New CryEngine Ray Tracing Benchmark for AMD & NVIDIA
Crtytek is offering a new hardware-agnostic benchmark for ray tracing, known as Neon Noir. The benchmark was actually shown off back in March, but is now widely available via the Crytek Marketplace. The new tool should make it easier for developers to explore ray tracing implementation without having to worry about baked-in hardware (see: RTX) or specific API requirements.
According to Crytek, Neon Noir “was developed on a bespoke version of CRYENGINE 5.5, and the experimental ray tracing feature based on CRYENGINE’s Total Illumination used to create the demo is both API and hardware agnostic, enabling ray tracing to run on most mainstream, contemporary AMD and NVIDIA GPUs. The feature will ship in CRYENGINE in 2020, optimized to take advantage of performance enhancements delivered by the latest generation of graphics cards from all manufacturers and supported APIs like Vulkan and DX12.”
Intel Still Plagued by Speculative Execution Vulnerabilities
Chipmakers still continue to pay the price for the unabated migration towards performance, while keeping security firmly in their blindspots. Earlier this year, researchers disclosed a slew of security flaws unique to Intel chips, known collectively as MDS, or Microarchitectural Data Sampling attacks. These included RIDL (Rogue In-flight Data Load), ZombieLoad, and Fallout.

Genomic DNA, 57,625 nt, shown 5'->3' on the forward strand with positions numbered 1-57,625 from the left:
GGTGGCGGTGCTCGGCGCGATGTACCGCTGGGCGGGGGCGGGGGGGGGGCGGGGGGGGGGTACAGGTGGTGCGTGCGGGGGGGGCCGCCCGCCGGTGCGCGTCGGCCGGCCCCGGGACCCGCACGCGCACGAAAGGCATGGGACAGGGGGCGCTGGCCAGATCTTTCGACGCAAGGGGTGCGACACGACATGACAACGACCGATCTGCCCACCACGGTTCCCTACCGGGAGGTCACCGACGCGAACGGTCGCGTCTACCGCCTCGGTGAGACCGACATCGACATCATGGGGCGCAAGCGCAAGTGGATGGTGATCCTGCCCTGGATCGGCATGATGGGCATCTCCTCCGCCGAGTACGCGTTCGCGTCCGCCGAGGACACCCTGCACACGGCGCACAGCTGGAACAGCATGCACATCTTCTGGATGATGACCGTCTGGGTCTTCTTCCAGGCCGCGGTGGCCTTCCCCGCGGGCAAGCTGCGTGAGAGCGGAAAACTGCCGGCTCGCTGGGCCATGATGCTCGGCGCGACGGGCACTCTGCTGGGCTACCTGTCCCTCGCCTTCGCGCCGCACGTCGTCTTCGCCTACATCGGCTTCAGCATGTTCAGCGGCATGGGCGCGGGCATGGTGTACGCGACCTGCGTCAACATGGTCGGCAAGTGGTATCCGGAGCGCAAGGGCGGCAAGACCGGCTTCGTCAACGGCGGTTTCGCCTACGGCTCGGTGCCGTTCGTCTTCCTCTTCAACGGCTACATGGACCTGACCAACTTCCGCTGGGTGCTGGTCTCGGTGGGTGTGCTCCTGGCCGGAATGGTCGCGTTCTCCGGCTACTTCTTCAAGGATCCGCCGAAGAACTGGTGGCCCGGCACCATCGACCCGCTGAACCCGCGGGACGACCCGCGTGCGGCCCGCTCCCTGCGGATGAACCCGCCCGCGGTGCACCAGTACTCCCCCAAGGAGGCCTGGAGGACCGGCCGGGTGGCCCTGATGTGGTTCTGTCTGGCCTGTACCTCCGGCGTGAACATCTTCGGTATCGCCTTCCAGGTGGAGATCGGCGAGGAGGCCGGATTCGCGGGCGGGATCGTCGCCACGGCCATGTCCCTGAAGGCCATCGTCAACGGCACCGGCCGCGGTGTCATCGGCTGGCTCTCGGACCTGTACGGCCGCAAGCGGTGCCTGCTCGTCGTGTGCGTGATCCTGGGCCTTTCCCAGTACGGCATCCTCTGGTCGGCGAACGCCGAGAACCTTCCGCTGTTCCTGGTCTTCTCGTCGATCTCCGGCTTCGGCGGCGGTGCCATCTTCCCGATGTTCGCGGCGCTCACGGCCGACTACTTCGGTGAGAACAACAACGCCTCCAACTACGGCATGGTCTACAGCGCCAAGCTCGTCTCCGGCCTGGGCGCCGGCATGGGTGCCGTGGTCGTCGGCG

However, there was a second variant of ZombieLoad at the time of disclosure that was kept under wraps, due to Intel not having a patch ready. Meet ZombieLoad V2, yet another vulnerability that preys upon the speculative execution function of Intel’s CPUs. For its part, ZombieLoad V2 appears to operate in a similar way to the original ZombieLoad, but the key difference is that V2 affects newer chips with existing in-silicon mitigations. This means that Intel’s newest line of Cascade Lake chips -- previously thought to be safe -- are at risk.
Additionally, ZombieLoad V2 leverages the TSX Asynchronous Abort (TAA) operation to leak data on what the CPU is processing. The TSX instruction set extension has been available in every Intel CPU since Haswell (2013), and affects every chip since then. According to the researchers’ whitepaper, the vulnerability was verified with both an i9-9900K and Xeon Gold 5218 -- both recent chips.